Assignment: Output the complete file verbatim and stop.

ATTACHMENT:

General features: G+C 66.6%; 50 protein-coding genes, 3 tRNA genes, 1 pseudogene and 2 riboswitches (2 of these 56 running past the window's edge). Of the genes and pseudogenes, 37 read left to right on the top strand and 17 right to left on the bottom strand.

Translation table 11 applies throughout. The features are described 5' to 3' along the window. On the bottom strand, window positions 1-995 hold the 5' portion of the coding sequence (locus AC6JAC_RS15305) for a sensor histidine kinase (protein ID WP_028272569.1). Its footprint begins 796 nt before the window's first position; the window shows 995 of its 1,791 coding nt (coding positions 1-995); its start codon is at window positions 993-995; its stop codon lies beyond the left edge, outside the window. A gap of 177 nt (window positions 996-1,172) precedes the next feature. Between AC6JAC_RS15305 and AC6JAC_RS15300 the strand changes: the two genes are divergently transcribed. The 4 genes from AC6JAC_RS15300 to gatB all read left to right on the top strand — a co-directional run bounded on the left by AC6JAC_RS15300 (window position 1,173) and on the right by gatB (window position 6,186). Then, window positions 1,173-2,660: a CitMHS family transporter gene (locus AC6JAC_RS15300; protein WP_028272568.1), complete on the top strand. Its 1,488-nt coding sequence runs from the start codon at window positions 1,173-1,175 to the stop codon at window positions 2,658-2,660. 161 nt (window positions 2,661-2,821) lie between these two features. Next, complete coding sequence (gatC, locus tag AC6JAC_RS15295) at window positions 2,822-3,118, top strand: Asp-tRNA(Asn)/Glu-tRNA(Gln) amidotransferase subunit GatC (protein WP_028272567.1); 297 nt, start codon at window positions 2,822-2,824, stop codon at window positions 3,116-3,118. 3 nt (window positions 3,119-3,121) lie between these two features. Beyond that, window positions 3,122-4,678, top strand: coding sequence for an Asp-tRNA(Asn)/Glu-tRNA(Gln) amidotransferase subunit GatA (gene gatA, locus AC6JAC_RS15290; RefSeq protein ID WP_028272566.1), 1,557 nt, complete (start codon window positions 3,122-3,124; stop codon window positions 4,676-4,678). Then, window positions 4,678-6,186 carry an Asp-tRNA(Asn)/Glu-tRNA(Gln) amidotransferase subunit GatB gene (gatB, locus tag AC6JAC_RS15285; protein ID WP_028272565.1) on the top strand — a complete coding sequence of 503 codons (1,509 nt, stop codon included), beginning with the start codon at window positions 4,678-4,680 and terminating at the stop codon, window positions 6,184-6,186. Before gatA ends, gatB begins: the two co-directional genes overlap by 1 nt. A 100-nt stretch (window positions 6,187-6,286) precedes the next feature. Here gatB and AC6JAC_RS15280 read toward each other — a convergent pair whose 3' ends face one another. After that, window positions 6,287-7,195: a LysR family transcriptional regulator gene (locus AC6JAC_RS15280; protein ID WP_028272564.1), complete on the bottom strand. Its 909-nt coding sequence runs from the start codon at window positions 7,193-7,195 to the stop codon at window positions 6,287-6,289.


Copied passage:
General features: G+C 66.6%; 50 protein-coding genes, 3 tRNA genes, 1 pseudogene and 2 riboswitches (2 of these 56 running past the window's edge). Of the genes and pseudogenes, 37 read left to right on the top strand and 17 right to left on the bottom strand.

Translation table 11 applies throughout. The features are described 5' to 3' along the window. On the bottom strand, window positions 1-995 hold the 5' portion of the coding sequence (locus AC6JAC_RS15305) for a sensor histidine kinase (protein ID WP_028272569.1). Its footprint begins 796 nt before the window's first position; the window shows 995 of its 1,791 coding nt (coding positions 1-995); its start codon is at window positions 993-995; its stop codon lies beyond the left edge, outside the window. A gap of 177 nt (window positions 996-1,172) precedes the next feature. Between AC6JAC_RS15305 and AC6JAC_RS15300 the strand changes: the two genes are divergently transcribed. The 4 genes from AC6JAC_RS15300 to gatB all read left to right on the top strand — a co-directional run bounded on the left by AC6JAC_RS15300 (window position 1,173) and on the right by gatB (window position 6,186). Then, window positions 1,173-2,660: a CitMHS family transporter gene (locus AC6JAC_RS15300; protein WP_028272568.1), complete on the top strand. Its 1,488-nt coding sequence runs from the start codon at window positions 1,173-1,175 to the stop codon at window positions 2,658-2,660. 161 nt (window positions 2,661-2,821) lie between these two features. Next, complete coding sequence (gatC, locus tag AC6JAC_RS15295) at window positions 2,822-3,118, top strand: Asp-tRNA(Asn)/Glu-tRNA(Gln) amidotransferase subunit GatC (protein WP_028272567.1); 297 nt, start codon at window positions 2,822-2,824, stop codon at window positions 3,116-3,118. 3 nt (window positions 3,119-3,121) lie between these two features. Beyond that, window positions 3,122-4,678, top strand: coding sequence for an Asp-tRNA(Asn)/Glu-tRNA(Gln) amidotransferase subunit GatA (gene gatA, locus AC6JAC_RS15290; RefSeq protein ID WP_028272566.1), 1,557 nt, complete (start codon window positions 3,122-3,124; stop codon window positions 4,676-4,678). Then, window positions 4,678-6,186 carry an Asp-tRNA(Asn)/Glu-tRNA(Gln) amidotransferase subunit GatB gene (gatB, locus tag AC6JAC_RS15285; protein ID WP_028272565.1) on the top strand — a complete coding sequence of 503 codons (1,509 nt, stop codon included), beginning with the start codon at window positions 4,678-4,680 and terminating at the stop codon, window positions 6,184-6,186. Before gatA ends, gatB begins: the two co-directional genes overlap by 1 nt. A 100-nt stretch (window positions 6,187-6,286) precedes the next feature. Here gatB and AC6JAC_RS15280 read toward each other — a convergent pair whose 3' ends face one another. After that, window positions 6,287-7,195: a LysR family transcriptional regulator gene (locus AC6JAC_RS15280; protein ID WP_028272564.1), complete on the bottom strand. Its 909-nt coding sequence runs from the start codon at window positions 7,193-7,195 to the stop codon at window positions 6,287-6,289.